The US Supreme Court’s majority opinion in Utah v. Strieff, issued on June 20, is the latest in a long line of rulings expanding the powers of police at the expense of everyone else. Such expansions represent a clear and present danger to the public … and when resistance to the abuses they encourage explodes into open violence, as it surely will sooner or later, to police themselves
Edward Strieff was detained in what the state of Utah’s attorneys openly admit was an illegal stop — a stop completely absent probable cause to believe that he had committed a crime — by Salt Lake City detective Douglas Fackrell. But the illegal stop and an illegal demand for identification enabled Fackrell to discover an outstanding traffic warrant. That discovery, the court holds, was an “attenuating” event which made Fackrell’s subsequent search of Strieff (and use of the drugs discovered on Strieff’s person in that search as evidence against him) perfectly legal.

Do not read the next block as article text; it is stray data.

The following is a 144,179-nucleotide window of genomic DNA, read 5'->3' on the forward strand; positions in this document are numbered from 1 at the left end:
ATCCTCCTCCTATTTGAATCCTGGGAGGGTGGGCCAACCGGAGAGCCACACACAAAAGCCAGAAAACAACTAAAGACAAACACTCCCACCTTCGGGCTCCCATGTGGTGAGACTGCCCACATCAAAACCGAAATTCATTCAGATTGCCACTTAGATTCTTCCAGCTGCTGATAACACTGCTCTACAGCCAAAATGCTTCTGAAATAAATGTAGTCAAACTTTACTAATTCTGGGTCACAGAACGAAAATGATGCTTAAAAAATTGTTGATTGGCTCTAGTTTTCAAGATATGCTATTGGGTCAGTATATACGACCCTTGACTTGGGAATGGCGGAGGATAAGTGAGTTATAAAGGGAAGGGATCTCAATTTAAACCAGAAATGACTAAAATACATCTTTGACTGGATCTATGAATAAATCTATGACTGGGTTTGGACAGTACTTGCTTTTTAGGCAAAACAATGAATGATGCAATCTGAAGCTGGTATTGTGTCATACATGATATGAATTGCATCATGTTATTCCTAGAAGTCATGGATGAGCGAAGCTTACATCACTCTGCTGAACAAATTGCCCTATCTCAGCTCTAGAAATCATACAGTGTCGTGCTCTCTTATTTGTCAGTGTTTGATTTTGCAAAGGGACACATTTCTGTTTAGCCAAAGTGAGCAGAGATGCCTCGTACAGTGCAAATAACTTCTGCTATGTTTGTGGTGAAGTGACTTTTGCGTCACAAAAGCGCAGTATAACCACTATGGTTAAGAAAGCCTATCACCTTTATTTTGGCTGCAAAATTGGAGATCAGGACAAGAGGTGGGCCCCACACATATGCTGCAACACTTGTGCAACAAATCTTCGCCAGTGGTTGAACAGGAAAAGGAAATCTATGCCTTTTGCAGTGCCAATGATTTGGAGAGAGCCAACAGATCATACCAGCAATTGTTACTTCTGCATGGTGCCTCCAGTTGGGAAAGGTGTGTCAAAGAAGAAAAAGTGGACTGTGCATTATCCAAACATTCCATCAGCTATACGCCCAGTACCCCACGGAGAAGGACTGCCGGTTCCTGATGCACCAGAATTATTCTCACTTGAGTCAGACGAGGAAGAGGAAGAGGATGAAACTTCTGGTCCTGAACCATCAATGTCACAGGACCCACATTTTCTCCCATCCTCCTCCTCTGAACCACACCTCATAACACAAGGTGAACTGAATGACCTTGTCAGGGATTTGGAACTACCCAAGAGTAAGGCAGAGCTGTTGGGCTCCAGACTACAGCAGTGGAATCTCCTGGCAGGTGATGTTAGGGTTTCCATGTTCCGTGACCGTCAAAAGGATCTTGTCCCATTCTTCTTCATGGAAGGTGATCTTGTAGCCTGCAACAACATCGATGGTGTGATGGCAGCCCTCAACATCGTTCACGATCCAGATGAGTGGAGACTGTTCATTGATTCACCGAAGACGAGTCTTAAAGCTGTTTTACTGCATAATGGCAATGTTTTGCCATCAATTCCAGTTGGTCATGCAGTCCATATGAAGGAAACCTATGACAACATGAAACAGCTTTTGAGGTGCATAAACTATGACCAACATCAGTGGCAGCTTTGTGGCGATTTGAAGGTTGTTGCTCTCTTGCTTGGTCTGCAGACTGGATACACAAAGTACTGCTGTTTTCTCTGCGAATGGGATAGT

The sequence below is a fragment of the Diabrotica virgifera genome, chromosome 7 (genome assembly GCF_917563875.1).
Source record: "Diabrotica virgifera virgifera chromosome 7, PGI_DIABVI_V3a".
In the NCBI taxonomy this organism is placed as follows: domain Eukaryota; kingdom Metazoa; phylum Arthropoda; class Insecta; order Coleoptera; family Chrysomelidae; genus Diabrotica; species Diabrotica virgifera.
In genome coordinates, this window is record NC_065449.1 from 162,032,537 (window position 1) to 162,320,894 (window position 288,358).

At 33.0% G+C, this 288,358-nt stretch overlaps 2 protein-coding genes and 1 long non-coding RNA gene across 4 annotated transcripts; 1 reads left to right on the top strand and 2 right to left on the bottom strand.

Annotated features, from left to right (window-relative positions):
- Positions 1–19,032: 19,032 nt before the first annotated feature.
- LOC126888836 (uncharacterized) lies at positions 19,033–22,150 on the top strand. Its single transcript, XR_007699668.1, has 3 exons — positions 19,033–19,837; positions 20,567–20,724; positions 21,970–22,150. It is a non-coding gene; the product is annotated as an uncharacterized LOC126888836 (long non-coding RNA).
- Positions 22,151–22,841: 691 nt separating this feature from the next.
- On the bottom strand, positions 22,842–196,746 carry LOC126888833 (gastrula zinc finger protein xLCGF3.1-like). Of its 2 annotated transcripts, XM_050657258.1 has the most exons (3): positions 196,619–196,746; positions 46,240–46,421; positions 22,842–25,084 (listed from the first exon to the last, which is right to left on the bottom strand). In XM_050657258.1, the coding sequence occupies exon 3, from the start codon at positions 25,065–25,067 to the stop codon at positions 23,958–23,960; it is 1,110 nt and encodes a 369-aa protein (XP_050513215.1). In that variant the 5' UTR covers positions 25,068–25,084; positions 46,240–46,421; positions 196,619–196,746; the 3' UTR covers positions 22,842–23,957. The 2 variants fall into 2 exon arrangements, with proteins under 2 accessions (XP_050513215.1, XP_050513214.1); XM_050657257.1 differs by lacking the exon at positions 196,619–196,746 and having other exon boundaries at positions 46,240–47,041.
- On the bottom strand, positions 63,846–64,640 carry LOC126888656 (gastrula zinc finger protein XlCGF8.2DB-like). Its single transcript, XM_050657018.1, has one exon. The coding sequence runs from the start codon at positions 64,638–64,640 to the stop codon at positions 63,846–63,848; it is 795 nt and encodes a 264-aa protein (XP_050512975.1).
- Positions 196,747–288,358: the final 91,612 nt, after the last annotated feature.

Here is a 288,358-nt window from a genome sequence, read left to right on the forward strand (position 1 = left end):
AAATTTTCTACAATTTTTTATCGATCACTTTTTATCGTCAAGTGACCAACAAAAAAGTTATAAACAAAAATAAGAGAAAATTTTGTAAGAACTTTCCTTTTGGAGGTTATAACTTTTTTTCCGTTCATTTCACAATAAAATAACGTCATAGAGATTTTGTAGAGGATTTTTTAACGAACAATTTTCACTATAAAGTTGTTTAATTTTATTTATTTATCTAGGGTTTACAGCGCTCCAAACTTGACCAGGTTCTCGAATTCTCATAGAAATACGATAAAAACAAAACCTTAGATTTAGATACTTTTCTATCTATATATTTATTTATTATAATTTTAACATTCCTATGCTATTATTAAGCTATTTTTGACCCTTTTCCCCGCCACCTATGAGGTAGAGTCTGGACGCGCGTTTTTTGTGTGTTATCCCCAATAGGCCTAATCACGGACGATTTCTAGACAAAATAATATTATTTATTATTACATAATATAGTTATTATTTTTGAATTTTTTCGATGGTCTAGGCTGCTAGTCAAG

In the opening to her dissent, Justice Sonia Sotomayor explains the ruling’s essential evil. “This case allows the police to stop you on the street, demand your identification, and check it for outstanding traffic warrants — even if you are doing nothing wrong,” writes Sotomayor. “If the officer discovers a warrant for a fine you forgot to pay, courts will now excuse his illegal stop and will admit into evidence anything he happens to find by searching you after arresting you on the warrant.”
My late friend Aaron Russo (you may remember him as the award-winning producer of such motion pictures as “The Rose” and “Trading Places”) defined a police state in terms of fear. You know you’re living in a police state, Aaron said, if merely noticing a patrol car behind you in traffic makes you nervous.
I suspect the street sign marking that point is likewise in the rearview mirror for most of us. “No-knock” raids, “Terry stop” aka “stop and frisk” policies, and numerous violent police assaults and even murders caught on camera but often committed with impunity, make those fears eminently reasonable. This ruling can only add to the power of those fears and to the number of Americans living daily with them.
“Those who make peaceful revolution impossible,” said president John F. Kennedy, “will make violent revolution inevitable.” With its ruling in Utah v. Strieff, the US Supreme Court continues a long and sorry record of answering to Kennedy’s description.